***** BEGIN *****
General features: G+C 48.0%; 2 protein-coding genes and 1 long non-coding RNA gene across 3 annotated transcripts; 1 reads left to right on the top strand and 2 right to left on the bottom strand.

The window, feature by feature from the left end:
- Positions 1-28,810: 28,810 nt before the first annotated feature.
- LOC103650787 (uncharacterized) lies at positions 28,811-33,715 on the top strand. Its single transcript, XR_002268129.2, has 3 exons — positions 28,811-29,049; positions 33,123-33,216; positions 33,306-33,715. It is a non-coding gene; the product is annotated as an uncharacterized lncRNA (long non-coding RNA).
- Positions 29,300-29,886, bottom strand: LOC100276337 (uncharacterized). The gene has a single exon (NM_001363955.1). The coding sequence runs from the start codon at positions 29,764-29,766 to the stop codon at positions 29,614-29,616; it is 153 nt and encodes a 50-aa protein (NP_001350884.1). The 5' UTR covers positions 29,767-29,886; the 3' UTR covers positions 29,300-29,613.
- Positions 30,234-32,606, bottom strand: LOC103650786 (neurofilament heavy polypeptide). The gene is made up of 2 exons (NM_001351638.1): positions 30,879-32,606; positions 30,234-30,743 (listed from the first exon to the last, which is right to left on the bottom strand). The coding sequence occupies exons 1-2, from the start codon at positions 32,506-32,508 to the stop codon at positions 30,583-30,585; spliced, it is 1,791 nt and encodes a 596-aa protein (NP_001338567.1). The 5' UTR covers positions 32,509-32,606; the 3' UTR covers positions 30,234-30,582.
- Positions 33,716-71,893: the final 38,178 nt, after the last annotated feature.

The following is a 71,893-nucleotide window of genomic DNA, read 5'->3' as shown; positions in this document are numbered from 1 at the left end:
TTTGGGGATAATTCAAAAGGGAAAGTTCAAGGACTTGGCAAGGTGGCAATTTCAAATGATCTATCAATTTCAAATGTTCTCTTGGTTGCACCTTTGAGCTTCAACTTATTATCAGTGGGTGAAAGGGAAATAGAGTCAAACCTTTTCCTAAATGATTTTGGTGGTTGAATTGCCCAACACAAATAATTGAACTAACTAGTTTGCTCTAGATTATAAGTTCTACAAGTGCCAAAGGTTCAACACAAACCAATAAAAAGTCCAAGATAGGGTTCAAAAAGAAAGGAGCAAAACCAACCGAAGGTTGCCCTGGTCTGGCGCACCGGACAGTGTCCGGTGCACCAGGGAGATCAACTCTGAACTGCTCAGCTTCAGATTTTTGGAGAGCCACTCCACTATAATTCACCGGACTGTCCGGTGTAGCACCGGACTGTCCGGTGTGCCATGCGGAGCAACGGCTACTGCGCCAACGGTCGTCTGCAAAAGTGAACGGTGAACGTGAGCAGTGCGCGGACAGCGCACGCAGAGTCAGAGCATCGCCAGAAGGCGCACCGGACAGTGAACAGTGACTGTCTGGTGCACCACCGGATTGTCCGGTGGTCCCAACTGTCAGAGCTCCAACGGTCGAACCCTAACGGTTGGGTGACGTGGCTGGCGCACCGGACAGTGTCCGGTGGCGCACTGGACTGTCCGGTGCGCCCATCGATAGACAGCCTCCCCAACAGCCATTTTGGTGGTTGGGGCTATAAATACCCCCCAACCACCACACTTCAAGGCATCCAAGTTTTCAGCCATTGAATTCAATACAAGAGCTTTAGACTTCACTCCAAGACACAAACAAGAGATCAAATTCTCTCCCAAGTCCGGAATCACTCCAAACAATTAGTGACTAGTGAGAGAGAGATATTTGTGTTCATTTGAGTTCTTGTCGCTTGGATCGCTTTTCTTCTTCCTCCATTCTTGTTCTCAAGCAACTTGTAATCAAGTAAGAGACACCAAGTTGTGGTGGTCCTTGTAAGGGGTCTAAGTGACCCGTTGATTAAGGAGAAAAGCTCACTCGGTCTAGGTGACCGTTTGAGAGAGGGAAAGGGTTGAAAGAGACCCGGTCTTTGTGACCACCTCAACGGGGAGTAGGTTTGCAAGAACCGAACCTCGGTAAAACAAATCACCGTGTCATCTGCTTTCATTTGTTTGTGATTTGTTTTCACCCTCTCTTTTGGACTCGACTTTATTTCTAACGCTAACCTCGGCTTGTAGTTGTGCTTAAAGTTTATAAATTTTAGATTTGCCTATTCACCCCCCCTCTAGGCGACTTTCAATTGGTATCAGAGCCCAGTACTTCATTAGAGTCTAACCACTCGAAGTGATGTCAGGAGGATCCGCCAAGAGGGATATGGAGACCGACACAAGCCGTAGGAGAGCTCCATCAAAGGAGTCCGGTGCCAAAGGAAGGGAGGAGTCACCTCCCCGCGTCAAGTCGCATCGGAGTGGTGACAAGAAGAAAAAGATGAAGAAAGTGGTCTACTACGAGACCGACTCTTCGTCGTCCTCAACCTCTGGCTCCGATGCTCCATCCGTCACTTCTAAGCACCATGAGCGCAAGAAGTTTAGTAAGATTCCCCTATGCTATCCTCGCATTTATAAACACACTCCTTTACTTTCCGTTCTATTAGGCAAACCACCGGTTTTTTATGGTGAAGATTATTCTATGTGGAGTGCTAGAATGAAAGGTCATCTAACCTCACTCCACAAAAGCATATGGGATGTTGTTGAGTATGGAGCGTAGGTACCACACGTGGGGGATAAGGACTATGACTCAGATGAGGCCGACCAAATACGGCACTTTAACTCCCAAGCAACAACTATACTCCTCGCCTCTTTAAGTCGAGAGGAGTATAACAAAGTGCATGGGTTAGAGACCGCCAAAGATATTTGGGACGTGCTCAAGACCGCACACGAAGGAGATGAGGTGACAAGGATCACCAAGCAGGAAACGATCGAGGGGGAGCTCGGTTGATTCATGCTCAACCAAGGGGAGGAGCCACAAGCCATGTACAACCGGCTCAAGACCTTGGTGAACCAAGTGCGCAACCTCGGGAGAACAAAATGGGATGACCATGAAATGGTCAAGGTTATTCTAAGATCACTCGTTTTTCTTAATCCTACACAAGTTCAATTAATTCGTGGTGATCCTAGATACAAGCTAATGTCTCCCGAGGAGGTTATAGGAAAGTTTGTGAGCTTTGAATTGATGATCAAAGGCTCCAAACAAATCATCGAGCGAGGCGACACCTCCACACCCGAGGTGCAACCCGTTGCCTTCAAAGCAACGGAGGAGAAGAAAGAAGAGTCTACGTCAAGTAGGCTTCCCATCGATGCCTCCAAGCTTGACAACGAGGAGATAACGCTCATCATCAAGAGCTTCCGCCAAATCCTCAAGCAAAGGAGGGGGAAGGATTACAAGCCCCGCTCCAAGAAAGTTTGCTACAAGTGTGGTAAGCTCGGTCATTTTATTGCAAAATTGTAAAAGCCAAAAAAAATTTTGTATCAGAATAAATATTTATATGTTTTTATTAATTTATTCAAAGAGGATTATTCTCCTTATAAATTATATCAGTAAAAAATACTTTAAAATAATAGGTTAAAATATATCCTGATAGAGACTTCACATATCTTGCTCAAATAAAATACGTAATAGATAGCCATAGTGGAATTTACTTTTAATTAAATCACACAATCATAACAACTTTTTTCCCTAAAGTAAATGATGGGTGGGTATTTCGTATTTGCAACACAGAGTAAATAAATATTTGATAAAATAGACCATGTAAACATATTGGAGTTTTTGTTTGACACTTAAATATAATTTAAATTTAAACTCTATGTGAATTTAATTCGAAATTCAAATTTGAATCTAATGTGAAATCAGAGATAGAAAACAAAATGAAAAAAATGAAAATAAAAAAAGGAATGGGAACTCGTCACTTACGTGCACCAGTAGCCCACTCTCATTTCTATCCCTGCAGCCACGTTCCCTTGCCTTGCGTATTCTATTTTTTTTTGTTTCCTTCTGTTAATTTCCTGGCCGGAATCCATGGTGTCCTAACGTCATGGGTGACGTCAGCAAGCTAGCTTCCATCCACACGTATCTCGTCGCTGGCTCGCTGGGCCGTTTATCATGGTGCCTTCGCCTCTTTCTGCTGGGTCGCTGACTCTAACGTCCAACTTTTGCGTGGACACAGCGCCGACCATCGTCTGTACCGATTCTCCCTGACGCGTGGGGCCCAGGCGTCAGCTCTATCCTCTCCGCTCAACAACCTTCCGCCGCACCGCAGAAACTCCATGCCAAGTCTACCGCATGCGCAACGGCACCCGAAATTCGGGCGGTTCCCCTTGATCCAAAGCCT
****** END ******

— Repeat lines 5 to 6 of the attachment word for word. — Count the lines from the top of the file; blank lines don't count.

- Positions 29,300-29,886, bottom strand: LOC100276337 (uncharacterized). The gene has a single exon (NM_001363955.1). The coding sequence runs from the start codon at positions 29,764-29,766 to the stop codon at positions 29,614-29,616; it is 153 nt and encodes a 50-aa protein (NP_001350884.1). The 5' UTR covers positions 29,767-29,886; the 3' UTR covers positions 29,300-29,613.
- Positions 30,234-32,606, bottom strand: LOC103650786 (neurofilament heavy polypeptide). The gene is made up of 2 exons (NM_001351638.1): positions 30,879-32,606; positions 30,234-30,743 (listed from the first exon to the last, which is right to left on the bottom strand). The coding sequence occupies exons 1-2, from the start codon at positions 32,506-32,508 to the stop codon at positions 30,583-30,585; spliced, it is 1,791 nt and encodes a 596-aa protein (NP_001338567.1). The 5' UTR covers positions 32,509-32,606; the 3' UTR covers positions 30,234-30,582.